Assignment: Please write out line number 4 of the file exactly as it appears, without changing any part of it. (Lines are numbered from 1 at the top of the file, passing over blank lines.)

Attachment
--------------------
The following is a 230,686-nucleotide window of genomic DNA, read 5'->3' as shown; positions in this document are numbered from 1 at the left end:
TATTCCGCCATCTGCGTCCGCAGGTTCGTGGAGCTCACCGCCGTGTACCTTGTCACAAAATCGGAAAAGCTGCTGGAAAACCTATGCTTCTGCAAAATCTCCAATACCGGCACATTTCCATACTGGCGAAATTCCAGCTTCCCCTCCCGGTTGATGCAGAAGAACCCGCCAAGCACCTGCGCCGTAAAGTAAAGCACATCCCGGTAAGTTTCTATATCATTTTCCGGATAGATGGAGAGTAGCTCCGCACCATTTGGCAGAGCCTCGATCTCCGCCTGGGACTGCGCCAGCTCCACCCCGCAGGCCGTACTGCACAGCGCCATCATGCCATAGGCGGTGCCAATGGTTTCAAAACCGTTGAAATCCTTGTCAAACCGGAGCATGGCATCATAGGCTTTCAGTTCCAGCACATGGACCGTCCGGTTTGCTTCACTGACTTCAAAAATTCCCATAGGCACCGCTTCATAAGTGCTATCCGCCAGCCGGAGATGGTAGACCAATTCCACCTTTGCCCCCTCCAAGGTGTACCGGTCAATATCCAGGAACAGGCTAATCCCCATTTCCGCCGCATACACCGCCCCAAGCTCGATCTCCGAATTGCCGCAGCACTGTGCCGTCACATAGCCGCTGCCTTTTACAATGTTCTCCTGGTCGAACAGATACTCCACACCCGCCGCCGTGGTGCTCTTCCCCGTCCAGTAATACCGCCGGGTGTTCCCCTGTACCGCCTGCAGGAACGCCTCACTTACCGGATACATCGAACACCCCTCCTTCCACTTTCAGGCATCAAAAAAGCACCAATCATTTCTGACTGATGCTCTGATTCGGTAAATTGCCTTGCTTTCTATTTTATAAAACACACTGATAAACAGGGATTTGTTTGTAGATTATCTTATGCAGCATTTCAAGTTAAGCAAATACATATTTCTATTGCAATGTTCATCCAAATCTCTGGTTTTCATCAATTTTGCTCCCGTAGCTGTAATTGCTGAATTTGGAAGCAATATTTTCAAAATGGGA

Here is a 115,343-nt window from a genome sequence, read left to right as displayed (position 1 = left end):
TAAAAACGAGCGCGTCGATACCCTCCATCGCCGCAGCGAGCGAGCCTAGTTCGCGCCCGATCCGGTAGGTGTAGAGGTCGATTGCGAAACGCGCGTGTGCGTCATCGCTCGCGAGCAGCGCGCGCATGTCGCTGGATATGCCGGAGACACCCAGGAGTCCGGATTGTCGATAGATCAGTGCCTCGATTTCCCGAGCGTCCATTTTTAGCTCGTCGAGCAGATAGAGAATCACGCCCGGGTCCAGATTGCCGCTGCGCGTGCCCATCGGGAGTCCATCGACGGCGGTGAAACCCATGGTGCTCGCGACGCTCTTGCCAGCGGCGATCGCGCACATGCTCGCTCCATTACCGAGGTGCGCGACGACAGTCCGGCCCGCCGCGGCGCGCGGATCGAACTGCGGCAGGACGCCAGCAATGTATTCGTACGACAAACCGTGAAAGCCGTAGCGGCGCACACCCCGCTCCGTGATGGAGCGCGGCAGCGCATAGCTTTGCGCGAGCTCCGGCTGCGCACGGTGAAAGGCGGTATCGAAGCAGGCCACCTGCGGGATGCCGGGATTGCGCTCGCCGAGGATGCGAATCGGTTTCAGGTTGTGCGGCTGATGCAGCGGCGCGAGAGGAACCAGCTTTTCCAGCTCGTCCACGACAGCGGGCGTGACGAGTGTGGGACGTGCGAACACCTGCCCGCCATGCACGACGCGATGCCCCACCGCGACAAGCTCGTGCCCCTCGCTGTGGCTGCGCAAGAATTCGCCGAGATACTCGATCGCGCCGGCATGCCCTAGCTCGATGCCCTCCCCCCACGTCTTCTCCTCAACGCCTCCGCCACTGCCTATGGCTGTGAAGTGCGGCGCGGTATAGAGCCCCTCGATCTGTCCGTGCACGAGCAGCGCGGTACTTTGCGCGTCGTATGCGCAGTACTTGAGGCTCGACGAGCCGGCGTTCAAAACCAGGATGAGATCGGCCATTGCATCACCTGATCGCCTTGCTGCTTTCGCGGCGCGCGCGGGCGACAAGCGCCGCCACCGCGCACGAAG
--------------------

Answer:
TAAAAACGAGCGCGTCGATACCCTCCATCGCCGCAGCGAGCGAGCCTAGTTCGCGCCCGATCCGGTAGGTGTAGAGGTCGATTGCGAAACGCGCGTGTGCGTCATCGCTCGCGAGCAGCGCGCGCATGTCGCTGGATATGCCGGAGACACCCAGGAGTCCGGATTGTCGATAGATCAGTGCCTCGATTTCCCGAGCGTCCATTTTTAGCTCGTCGAGCAGATAGAGAATCACGCCCGGGTCCAGATTGCCGCTGCGCGTGCCCATCGGGAGTCCATCGACGGCGGTGAAACCCATGGTGCTCGCGACGCTCTTGCCAGCGGCGATCGCGCACATGCTCGCTCCATTACCGAGGTGCGCGACGACAGTCCGGCCCGCCGCGGCGCGCGGATCGAACTGCGGCAGGACGCCAGCAATGTATTCGTACGACAAACCGTGAAAGCCGTAGCGGCGCACACCCCGCTCCGTGATGGAGCGCGGCAGCGCATAGCTTTGCGCGAGCTCCGGCTGCGCACGGTGAAAGGCGGTATCGAAGCAGGCCACCTGCGGGATGCCGGGATTGCGCTCGCCGAGGATGCGAATCGGTTTCAGGTTGTGCGGCTGATGCAGCGGCGCGAGAGGAACCAGCTTTTCCAGCTCGTCCACGACAGCGGGCGTGACGAGTGTGGGACGTGCGAACACCTGCCCGCCATGCACGACGCGATGCCCCACCGCGACAAGCTCGTGCCCCTCGCTGTGGCTGCGCAAGAATTCGCCGAGATACTCGATCGCGCCGGCATGCCCTAGCTCGATGCCCTCCCCCCACGTCTTCTCCTCAACGCCTCCGCCACTGCCTATGGCTGTGAAGTGCGGCGCGGTATAGAGCCCCTCGATCTGTCCGTGCACGAGCAGCGCGGTACTTTGCGCGTCGTATGCGCAGTACTTGAGGCTCGACGAGCCGGCGTTCAAAACCAGGATGAGATCGGCCATTGCATCACCTGATCGCCTTGCTGCTTTCGCGGCGCGCGCGGGCGACAAGCGCCGCCACCGCGCACGAAG